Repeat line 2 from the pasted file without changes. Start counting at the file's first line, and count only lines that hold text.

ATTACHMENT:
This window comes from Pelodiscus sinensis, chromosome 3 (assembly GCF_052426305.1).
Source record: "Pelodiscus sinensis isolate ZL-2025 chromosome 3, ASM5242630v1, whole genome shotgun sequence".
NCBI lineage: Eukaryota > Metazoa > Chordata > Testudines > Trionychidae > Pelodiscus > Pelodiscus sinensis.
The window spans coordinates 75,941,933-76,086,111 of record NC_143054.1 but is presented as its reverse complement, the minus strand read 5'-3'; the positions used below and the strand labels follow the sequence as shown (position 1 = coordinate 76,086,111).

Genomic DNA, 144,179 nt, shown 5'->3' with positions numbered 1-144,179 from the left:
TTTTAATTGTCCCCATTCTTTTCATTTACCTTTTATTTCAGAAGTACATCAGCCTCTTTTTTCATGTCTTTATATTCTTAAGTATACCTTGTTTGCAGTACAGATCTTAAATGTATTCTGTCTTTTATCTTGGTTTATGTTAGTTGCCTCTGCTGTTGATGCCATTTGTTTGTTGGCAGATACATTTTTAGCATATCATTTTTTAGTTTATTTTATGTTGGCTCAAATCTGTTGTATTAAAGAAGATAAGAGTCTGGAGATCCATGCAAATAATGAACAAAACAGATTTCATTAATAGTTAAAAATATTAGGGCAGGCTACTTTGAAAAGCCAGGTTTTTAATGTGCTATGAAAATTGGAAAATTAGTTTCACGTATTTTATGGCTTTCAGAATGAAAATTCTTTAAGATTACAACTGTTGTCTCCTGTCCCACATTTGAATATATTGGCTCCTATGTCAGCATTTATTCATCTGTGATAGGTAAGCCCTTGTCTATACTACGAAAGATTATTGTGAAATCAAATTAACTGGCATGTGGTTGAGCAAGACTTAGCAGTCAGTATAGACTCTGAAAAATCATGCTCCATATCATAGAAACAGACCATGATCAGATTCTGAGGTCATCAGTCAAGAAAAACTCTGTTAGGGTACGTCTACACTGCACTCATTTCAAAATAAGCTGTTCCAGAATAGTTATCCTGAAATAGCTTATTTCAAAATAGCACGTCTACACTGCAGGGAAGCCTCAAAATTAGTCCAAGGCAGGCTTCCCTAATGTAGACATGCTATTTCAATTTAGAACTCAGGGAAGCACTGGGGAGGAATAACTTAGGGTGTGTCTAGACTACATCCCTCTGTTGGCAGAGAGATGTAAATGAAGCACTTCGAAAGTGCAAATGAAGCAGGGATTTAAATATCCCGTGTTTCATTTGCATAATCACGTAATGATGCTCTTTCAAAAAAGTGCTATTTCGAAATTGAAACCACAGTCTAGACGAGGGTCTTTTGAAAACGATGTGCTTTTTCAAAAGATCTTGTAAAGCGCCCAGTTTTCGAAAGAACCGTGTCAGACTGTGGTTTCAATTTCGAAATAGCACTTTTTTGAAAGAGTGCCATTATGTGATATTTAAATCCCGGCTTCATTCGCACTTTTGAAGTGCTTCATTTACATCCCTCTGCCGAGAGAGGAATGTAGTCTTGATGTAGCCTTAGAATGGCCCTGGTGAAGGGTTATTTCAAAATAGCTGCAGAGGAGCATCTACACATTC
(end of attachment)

Source record: "Pelodiscus sinensis isolate ZL-2025 chromosome 3, ASM5242630v1, whole genome shotgun sequence".